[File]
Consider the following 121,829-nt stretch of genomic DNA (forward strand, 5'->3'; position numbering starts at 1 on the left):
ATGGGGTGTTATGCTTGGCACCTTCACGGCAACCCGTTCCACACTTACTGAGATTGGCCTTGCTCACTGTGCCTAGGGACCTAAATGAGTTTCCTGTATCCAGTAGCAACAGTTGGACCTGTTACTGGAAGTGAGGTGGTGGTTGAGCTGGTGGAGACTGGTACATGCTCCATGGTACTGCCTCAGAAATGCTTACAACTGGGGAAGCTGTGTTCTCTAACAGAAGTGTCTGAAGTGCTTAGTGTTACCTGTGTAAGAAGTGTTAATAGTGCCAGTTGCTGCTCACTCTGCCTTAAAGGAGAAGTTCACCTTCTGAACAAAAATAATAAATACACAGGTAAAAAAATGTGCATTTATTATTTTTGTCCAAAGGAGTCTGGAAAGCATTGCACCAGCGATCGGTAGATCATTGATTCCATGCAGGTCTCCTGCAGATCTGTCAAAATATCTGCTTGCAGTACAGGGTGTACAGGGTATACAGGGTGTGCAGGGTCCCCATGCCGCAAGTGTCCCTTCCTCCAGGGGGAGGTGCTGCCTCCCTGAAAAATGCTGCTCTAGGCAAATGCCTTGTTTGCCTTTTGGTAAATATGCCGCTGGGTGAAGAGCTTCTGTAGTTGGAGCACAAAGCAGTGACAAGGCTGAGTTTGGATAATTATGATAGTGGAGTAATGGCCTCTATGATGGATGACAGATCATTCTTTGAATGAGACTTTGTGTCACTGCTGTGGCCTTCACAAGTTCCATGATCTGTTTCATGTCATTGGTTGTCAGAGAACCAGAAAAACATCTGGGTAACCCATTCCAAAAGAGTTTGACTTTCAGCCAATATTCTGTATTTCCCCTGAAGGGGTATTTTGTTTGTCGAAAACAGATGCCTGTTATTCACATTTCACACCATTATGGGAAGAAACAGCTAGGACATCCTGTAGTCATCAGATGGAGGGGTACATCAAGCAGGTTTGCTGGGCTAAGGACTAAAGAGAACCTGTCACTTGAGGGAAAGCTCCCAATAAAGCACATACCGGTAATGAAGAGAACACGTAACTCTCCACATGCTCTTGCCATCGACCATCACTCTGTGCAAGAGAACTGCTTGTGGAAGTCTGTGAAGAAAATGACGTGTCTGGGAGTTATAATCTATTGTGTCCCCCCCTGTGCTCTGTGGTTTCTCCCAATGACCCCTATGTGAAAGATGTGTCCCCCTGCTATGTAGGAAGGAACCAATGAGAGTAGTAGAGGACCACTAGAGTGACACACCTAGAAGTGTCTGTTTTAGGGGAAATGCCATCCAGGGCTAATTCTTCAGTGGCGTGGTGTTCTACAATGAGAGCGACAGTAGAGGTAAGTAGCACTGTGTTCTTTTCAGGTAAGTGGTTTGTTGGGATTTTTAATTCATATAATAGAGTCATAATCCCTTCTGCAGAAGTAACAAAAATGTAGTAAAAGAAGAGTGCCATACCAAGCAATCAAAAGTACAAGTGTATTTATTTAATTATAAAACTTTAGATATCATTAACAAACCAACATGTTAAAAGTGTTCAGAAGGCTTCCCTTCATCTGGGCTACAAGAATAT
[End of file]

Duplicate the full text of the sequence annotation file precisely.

Consider the following 121,829-nt stretch of genomic DNA (forward strand, 5'->3'; position numbering starts at 1 on the left):
ATGGGGTGTTATGCTTGGCACCTTCACGGCAACCCGTTCCACACTTACTGAGATTGGCCTTGCTCACTGTGCCTAGGGACCTAAATGAGTTTCCTGTATCCAGTAGCAACAGTTGGACCTGTTACTGGAAGTGAGGTGGTGGTTGAGCTGGTGGAGACTGGTACATGCTCCATGGTACTGCCTCAGAAATGCTTACAACTGGGGAAGCTGTGTTCTCTAACAGAAGTGTCTGAAGTGCTTAGTGTTACCTGTGTAAGAAGTGTTAATAGTGCCAGTTGCTGCTCACTCTGCCTTAAAGGAGAAGTTCACCTTCTGAACAAAAATAATAAATACACAGGTAAAAAAATGTGCATTTATTATTTTTGTCCAAAGGAGTCTGGAAAGCATTGCACCAGCGATCGGTAGATCATTGATTCCATGCAGGTCTCCTGCAGATCTGTCAAAATATCTGCTTGCAGTACAGGGTGTACAGGGTATACAGGGTGTGCAGGGTCCCCATGCCGCAAGTGTCCCTTCCTCCAGGGGGAGGTGCTGCCTCCCTGAAAAATGCTGCTCTAGGCAAATGCCTTGTTTGCCTTTTGGTAAATATGCCGCTGGGTGAAGAGCTTCTGTAGTTGGAGCACAAAGCAGTGACAAGGCTGAGTTTGGATAATTATGATAGTGGAGTAATGGCCTCTATGATGGATGACAGATCATTCTTTGAATGAGACTTTGTGTCACTGCTGTGGCCTTCACAAGTTCCATGATCTGTTTCATGTCATTGGTTGTCAGAGAACCAGAAAAACATCTGGGTAACCCATTCCAAAAGAGTTTGACTTTCAGCCAATATTCTGTATTTCCCCTGAAGGGGTATTTTGTTTGTCGAAAACAGATGCCTGTTATTCACATTTCACACCATTATGGGAAGAAACAGCTAGGACATCCTGTAGTCATCAGATGGAGGGGTACATCAAGCAGGTTTGCTGGGCTAAGGACTAAAGAGAACCTGTCACTTGAGGGAAAGCTCCCAATAAAGCACATACCGGTAATGAAGAGAACACGTAACTCTCCACATGCTCTTGCCATCGACCATCACTCTGTGCAAGAGAACTGCTTGTGGAAGTCTGTGAAGAAAATGACGTGTCTGGGAGTTATAATCTATTGTGTCCCCCCCTGTGCTCTGTGGTTTCTCCCAATGACCCCTATGTGAAAGATGTGTCCCCCTGCTATGTAGGAAGGAACCAATGAGAGTAGTAGAGGACCACTAGAGTGACACACCTAGAAGTGTCTGTTTTAGGGGAAATGCCATCCAGGGCTAATTCTTCAGTGGCGTGGTGTTCTACAATGAGAGCGACAGTAGAGGTAAGTAGCACTGTGTTCTTTTCAGGTAAGTGGTTTGTTGGGATTTTTAATTCATATAATAGAGTCATAATCCCTTCTGCAGAAGTAACAAAAATGTAGTAAAAGAAGAGTGCCATACCAAGCAATCAAAAGTACAAGTGTATTTATTTAATTATAAAACTTTAGATATCATTAACAAACCAACATGTTAAAAGTGTTCAGAAGGCTTCCCTTCATCTGGGCTACAAGAATAT